In this post, Stephanie Medley-Rath explores how aging is portrayed in a fashion magazine to explore the norms of aging in popular culture.
I picked up a copy of the August issue of Vogue at the newstand. This particular issue is “The Age Issue.” The cover proclaims: “Fall Looks for Everyone.”
I saw advertisements with Kate Winslet, Nicole Kidman, and Jennifer Aniston completely wrinkle-free. No surprise here, but disappointing, considering the issue’s theme is aging. I’m younger than all these women, yet I have more wrinkles than them. Of course, I have never found myself accurately reflected in the a fashion magazine.
Very quickly, I realized this issue of Vogue is not about growing old gracefully or even looking good at any age. The magazine was chock-full of advertising promising “younger looking skin in 15 minutes” or “fighting 7 signs of aging.” One advertisement was for some sort of serum that has “complete age control concentrate” on the packaging. Age control in a bottle. What? What does that even mean? The message I got from all of this is that the appearance of age can be controlled.
Shortly before reaching the mid-point of the magazine is an advertisement for cigarettes. Absent from the ad was any indication that smoking cigarettes causes wrinkles. For an editorial message completely bent on “controlling” aging, one would think that accepting advertising for a product that accelerates the appearance of aging would have been refused.
I read on (let’s be real, I skimmed). The writers of Vogue ask the tough questions:
- “Can you wear grunge when your kids are wearing it” (p. 106)?
- “Is traditional [plastic] surgery passé” (p. 120)?
- “Is height loss inevitable as we age” (p. 134)?
That last question deserves a bit more attention. Importantly, one risk factor associated with stunted height, loss of bone density, and osteoporisis is smoking cigarettes. The cigarette company R.J. Reynolds has three full-page ads in this issue. While Vogue does mention the link between cigarettes and osteoporisis, it is hidden under the subheading of “Skip the Soda.” I’m sure this underemphasis on cigarette smoking is just an oversight on the part of Vogue’s editors and has nothing to do with the advertisers or the lack of medical credentials on the part of the writer, Jancee Dunn. Dunn is a former MTV2 VJ/host, without any medical or health background.
The most interesting feature in this “age” issue (note, “age” not “aging”) is the “All-Ages Show” fashion spread. The magazine labeled each spread for the age-appropriateness of the outfit: 20-something, 30-something, 40-something, 50-something, and 60-something. Vogue, however uses the same model for each layout! The only difference is the clothing. The 60-something is nearly covered from head to toe, while the 20-something wears significantly less clothing.
Looking one’s age is about the clothing one wears, not the biological processes of aging. Vogue consistently denies the biological facts of aging. In this world, women do not shrink, gray, or wrinkle as they age. Only the clothing changes.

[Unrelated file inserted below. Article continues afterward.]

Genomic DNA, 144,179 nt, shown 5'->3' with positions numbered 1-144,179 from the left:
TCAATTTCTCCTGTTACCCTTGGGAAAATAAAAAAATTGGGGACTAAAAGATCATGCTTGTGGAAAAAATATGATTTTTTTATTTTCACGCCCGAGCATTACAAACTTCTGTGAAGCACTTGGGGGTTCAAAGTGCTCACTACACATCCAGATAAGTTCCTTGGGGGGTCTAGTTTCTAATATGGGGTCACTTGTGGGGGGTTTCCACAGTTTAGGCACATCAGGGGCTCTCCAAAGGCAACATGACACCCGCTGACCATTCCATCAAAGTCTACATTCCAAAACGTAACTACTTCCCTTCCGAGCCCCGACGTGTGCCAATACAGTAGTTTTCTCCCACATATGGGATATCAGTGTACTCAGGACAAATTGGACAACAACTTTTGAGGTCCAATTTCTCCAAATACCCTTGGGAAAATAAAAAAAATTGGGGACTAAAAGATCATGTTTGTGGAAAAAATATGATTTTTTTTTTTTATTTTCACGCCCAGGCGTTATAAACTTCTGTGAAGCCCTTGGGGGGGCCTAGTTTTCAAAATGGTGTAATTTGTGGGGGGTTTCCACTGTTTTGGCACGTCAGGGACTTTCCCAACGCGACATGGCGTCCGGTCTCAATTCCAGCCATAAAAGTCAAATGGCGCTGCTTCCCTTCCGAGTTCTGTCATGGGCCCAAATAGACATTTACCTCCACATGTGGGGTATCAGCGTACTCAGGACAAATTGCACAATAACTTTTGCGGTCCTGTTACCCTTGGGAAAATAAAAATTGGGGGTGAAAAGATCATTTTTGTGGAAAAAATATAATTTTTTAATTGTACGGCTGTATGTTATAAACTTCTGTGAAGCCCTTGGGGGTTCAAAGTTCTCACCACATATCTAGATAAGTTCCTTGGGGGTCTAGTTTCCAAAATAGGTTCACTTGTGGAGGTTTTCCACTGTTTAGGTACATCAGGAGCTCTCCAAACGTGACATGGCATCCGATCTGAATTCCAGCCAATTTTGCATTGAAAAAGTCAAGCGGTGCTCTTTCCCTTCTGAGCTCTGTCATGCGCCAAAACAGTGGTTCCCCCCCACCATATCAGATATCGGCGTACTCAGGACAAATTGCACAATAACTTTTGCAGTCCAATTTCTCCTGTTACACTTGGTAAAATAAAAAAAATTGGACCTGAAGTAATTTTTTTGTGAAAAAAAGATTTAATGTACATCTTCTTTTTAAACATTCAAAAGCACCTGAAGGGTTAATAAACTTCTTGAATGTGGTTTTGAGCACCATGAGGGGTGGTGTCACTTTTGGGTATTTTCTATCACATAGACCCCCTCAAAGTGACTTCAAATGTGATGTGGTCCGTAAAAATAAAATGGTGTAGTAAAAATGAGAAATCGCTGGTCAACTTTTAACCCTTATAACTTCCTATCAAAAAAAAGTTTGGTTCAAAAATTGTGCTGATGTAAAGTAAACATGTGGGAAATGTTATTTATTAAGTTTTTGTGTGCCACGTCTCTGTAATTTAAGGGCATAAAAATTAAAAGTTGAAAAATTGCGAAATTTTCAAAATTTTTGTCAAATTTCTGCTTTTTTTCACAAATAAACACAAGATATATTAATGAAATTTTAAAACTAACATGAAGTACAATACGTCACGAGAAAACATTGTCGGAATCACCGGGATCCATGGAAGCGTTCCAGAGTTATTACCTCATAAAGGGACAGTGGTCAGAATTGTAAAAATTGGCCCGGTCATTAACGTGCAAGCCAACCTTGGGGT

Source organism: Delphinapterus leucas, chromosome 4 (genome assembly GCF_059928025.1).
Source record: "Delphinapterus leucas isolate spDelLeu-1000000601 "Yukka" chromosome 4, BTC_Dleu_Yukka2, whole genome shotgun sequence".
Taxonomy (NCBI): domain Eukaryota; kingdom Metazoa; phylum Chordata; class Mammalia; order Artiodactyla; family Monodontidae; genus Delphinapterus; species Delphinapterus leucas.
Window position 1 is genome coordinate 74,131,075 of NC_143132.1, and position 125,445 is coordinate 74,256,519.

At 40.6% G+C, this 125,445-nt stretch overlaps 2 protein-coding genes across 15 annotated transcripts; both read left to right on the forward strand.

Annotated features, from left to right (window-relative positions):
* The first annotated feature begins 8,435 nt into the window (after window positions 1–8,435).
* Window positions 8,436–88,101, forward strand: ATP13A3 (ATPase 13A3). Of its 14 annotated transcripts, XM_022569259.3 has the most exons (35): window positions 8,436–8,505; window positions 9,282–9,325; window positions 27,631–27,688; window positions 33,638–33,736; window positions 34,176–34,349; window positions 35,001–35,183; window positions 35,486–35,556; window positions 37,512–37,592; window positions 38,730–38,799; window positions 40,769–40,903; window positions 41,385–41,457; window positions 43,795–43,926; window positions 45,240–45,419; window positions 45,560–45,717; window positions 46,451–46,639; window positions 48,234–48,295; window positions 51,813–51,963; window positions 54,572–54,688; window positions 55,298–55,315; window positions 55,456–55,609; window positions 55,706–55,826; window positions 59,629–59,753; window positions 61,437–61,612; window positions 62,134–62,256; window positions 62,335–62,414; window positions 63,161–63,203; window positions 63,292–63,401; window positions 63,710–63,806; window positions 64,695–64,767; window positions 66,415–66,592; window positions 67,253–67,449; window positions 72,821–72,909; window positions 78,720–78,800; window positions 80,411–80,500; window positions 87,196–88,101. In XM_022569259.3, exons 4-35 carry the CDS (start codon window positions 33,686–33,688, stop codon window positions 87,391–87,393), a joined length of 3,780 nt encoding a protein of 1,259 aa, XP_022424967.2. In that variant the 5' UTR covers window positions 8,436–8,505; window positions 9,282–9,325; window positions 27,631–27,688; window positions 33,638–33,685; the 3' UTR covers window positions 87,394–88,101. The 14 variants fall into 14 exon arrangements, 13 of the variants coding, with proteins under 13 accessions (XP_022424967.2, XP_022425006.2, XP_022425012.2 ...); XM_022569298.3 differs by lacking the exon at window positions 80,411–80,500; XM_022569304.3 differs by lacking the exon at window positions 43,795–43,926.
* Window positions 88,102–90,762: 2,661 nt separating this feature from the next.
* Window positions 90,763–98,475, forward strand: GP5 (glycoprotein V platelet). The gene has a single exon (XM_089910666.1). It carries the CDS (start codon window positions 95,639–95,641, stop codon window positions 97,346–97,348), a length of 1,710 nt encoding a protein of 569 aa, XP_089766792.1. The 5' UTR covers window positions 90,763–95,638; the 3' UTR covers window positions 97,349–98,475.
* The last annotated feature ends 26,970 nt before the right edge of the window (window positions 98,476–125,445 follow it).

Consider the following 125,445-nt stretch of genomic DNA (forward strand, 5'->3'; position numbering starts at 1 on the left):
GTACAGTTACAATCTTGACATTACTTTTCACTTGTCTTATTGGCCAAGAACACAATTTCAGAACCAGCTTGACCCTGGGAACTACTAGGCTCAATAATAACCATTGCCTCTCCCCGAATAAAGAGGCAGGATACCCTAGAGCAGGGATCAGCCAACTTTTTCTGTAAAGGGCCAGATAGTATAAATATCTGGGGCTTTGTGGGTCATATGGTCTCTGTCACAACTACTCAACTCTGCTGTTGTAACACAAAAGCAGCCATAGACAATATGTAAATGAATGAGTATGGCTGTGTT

Vogue reinforces the mainstream American value of youth over age. In fact, while the cover proclaims, “Fall Looks for Everyone,” the reality is that no one over a certain age can be found in this issue. And then, when older people are portrayed, they are made invisible through the substitution of a younger body (e.g., a young model dressed as a 60-something) or are only written about but not photographed (e.g., “Points of Pride,” which is about 50-year-old former hand model, Nancy Hass). Upon further investigation, the young model in the photo spread is barely 21-year-old, Karlie Kloss–just old enough to portray a 20-something.1 Though it might be tempting to brush this off as typical of a fashion magazine, a similar phenomenon exists in Hollywood. Kyle Buchanan at Vulture finds, leading men age, yet their love interests don’t.
Women, then, are not supposed to age beyond the clothing they wear. Men, on the otherhand, are free to gray and wrinkle.
- Visit this link. View the slideshow of the “All-Ages Show.” There are ten photos. Specify which photo is illustrating clothing for a 20-something, 30-something, 40-something, 50-something, and a 60-something. I’ll give you a hint: three are 20-something, one is 30-something, three are 40-something, two are 50-something, and one is 60-something. Be prepared to provide a rationale for each categorization.
- Vogue uses the same model for each age category. What does this communicate about how age is valued in the United States? Do you agree with the author that youthfulness is valued over aging? Why or why not?
- Watch 30 minutes of TV (e.g., a sitcom, the local news, a reality show). Note the age of everyone portrayed in the show and also in the commercials that air during the show. How does the portrayal of age on TV vary compared to that described by the author? In class, work with 2-3 other students and discuss what you watched. How are your findings similar and different from one another? Why?
- There is a discipline that studies aging, called gerontology. Visit The Geronotological Society of America website to learn what geronotologists do. Summarize what a gerontologist does in 3-4 sentences.
1Kloss turned 21 on August 3, which means she was at most 20-years-old in the photographs!